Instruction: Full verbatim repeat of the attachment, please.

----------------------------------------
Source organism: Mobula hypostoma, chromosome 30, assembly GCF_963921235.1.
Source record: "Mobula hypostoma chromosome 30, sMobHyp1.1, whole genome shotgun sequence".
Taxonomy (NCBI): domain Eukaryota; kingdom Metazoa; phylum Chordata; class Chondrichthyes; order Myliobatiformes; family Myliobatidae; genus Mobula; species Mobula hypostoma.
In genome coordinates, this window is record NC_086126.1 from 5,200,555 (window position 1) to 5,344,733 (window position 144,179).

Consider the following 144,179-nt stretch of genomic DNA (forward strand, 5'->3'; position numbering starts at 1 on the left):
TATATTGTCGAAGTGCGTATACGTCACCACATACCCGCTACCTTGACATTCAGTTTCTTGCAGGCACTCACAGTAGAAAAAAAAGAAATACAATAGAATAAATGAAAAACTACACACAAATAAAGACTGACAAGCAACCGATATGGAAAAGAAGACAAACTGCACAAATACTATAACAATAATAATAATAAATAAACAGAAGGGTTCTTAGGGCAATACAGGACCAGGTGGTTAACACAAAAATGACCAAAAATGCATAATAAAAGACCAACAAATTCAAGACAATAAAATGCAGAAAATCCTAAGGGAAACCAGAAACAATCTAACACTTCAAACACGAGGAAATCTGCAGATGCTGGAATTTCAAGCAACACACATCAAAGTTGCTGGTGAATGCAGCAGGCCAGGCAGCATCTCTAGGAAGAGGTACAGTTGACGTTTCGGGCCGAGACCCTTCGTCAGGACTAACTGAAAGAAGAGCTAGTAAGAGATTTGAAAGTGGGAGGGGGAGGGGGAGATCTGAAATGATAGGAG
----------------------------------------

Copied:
Source organism: Mobula hypostoma, chromosome 30, assembly GCF_963921235.1.
Source record: "Mobula hypostoma chromosome 30, sMobHyp1.1, whole genome shotgun sequence".
Taxonomy (NCBI): domain Eukaryota; kingdom Metazoa; phylum Chordata; class Chondrichthyes; order Myliobatiformes; family Myliobatidae; genus Mobula; species Mobula hypostoma.
In genome coordinates, this window is record NC_086126.1 from 5,200,555 (window position 1) to 5,344,733 (window position 144,179).

Consider the following 144,179-nt stretch of genomic DNA (forward strand, 5'->3'; position numbering starts at 1 on the left):
TATATTGTCGAAGTGCGTATACGTCACCACATACCCGCTACCTTGACATTCAGTTTCTTGCAGGCACTCACAGTAGAAAAAAAAGAAATACAATAGAATAAATGAAAAACTACACACAAATAAAGACTGACAAGCAACCGATATGGAAAAGAAGACAAACTGCACAAATACTATAACAATAATAATAATAAATAAACAGAAGGGTTCTTAGGGCAATACAGGACCAGGTGGTTAACACAAAAATGACCAAAAATGCATAATAAAAGACCAACAAATTCAAGACAATAAAATGCAGAAAATCCTAAGGGAAACCAGAAACAATCTAACACTTCAAACACGAGGAAATCTGCAGATGCTGGAATTTCAAGCAACACACATCAAAGTTGCTGGTGAATGCAGCAGGCCAGGCAGCATCTCTAGGAAGAGGTACAGTTGACGTTTCGGGCCGAGACCCTTCGTCAGGACTAACTGAAAGAAGAGCTAGTAAGAGATTTGAAAGTGGGAGGGGGAGGGGGAGATCTGAAATGATAGGAG